Justice Dept. investigating Harvard over affirmative action policies
Posted November 21, 2017 8:55 a.m. EST
WASHINGTON (CNN) — The Justice Department is actively investigating Harvard University's use of race in its admissions policies and has concluded the school is "out of compliance" with federal law, according to documents obtained by CNN.
Two letters from the Justice Department's Civil Rights Division indicate that Harvard has challenged the department's authority to investigate, and further state that if the school fails to provide documents to the department by December 1, the agency may file a lawsuit against the school.
The Justice Department's interest in Harvard's policies stems from a 2015 federal complaint that accuses the school of discriminating against Asian-Americans in admissions. When The New York Times reported in August that the Justice Department was looking for lawyers to work on "possible litigation related to intentional race-based discrimination in college and university admissions," the department said that the posting was related to an ongoing case rolled over from the Obama administration.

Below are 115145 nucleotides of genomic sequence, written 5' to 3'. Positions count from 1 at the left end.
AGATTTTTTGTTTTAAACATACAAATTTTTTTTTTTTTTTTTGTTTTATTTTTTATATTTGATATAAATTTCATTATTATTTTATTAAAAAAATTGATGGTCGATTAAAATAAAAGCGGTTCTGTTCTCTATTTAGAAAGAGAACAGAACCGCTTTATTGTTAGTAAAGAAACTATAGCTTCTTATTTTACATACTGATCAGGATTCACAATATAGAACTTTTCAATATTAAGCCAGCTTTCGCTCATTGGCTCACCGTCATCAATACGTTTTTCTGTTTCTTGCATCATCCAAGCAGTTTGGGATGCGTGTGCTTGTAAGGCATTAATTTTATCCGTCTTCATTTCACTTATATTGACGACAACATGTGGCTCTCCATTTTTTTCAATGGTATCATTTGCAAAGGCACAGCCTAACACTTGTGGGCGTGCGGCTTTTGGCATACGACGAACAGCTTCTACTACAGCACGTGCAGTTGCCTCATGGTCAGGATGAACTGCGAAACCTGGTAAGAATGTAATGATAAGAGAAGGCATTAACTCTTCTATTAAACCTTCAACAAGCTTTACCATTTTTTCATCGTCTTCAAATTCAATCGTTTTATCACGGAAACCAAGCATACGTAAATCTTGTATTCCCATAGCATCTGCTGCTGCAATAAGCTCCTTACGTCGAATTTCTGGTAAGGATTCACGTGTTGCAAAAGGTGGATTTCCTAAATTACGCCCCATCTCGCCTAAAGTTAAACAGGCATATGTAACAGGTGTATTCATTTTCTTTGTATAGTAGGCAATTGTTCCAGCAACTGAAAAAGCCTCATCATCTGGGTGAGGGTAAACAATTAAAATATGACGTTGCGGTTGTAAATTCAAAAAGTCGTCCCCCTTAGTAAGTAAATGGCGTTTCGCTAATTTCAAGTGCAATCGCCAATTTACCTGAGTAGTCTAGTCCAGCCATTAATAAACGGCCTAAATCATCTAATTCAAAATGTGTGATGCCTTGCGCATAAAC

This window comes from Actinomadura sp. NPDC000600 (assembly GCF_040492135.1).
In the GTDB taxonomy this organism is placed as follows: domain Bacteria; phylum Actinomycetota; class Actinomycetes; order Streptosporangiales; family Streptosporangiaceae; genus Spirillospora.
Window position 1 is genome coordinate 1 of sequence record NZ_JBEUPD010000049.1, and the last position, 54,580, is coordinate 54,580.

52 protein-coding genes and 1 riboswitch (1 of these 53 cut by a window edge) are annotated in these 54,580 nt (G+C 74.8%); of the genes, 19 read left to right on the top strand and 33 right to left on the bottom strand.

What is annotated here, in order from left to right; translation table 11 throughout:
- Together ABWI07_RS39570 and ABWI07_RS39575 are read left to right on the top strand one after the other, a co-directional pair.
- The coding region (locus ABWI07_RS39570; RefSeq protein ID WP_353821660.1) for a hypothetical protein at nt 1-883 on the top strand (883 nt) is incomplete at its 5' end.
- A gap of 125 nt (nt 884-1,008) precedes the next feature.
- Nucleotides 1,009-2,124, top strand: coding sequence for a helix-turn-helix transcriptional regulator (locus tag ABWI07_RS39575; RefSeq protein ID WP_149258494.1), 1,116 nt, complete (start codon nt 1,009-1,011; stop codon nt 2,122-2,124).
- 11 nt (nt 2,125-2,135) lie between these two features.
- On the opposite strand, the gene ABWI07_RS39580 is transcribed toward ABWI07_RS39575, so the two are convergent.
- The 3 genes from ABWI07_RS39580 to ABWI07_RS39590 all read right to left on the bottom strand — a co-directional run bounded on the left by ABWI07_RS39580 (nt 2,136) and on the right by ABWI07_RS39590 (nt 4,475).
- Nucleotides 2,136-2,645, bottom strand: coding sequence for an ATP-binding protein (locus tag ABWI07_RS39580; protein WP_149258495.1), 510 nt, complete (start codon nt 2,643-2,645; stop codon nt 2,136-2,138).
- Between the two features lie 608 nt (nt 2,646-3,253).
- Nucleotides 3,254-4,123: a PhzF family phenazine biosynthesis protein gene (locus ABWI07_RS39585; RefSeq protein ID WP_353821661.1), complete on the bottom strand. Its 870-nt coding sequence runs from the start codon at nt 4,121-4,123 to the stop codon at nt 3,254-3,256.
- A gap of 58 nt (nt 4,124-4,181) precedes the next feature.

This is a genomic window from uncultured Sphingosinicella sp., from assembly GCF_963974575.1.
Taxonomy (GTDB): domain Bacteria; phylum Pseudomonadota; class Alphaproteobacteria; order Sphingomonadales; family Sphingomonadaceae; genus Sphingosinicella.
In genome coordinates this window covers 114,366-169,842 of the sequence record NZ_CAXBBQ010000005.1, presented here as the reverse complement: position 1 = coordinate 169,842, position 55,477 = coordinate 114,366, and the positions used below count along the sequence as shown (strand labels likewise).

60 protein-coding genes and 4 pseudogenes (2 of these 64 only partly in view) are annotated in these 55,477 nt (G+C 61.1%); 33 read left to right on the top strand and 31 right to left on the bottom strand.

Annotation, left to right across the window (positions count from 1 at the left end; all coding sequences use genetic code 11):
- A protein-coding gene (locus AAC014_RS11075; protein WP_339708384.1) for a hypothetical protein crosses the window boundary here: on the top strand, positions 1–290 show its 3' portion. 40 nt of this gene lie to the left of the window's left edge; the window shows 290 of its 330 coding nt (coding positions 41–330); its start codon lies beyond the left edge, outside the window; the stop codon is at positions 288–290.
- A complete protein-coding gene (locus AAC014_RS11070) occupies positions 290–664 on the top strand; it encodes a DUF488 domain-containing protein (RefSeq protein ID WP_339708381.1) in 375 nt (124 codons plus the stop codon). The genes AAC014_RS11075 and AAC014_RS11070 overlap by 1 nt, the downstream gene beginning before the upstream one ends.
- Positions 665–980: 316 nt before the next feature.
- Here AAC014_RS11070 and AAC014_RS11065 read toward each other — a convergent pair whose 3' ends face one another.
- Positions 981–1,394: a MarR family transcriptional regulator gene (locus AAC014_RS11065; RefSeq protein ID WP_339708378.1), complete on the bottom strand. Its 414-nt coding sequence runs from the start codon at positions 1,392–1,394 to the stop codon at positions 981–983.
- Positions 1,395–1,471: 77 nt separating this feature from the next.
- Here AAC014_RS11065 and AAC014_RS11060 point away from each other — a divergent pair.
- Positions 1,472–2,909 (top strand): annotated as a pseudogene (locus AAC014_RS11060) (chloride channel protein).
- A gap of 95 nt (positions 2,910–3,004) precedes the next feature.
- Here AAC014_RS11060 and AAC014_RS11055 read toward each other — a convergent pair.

"The posting sought volunteers to investigate one administrative complaint filed by a coalition of 64 Asian-American associations in May 2015 that the prior administration left unresolved," Justice Department spokeswoman Sarah Isgur Flores said in a statement at the time.
"The complaint alleges racial discrimination against Asian-Americans in a university's admissions policy and practices. This Department of Justice has not received or issued any directive, memorandum, initiative, or policy related to university admissions in general. The Department of Justice is committed to protecting all Americans from all forms of illegal race-based discrimination," she had said.
But these more recent letters from the Justice Department, first reported by The Wall Street Journal, mark the first confirmation that the school is currently under investigation.
"The Department of Justice takes seriously any potential violation of an individual's civil and constitutional rights, but we will not comment at this time," Justice Department spokesperson Devin O'Malley told CNN in a statement.
Harvard's attorney, Seth Waxman, did not immediately return CNN's request for comment.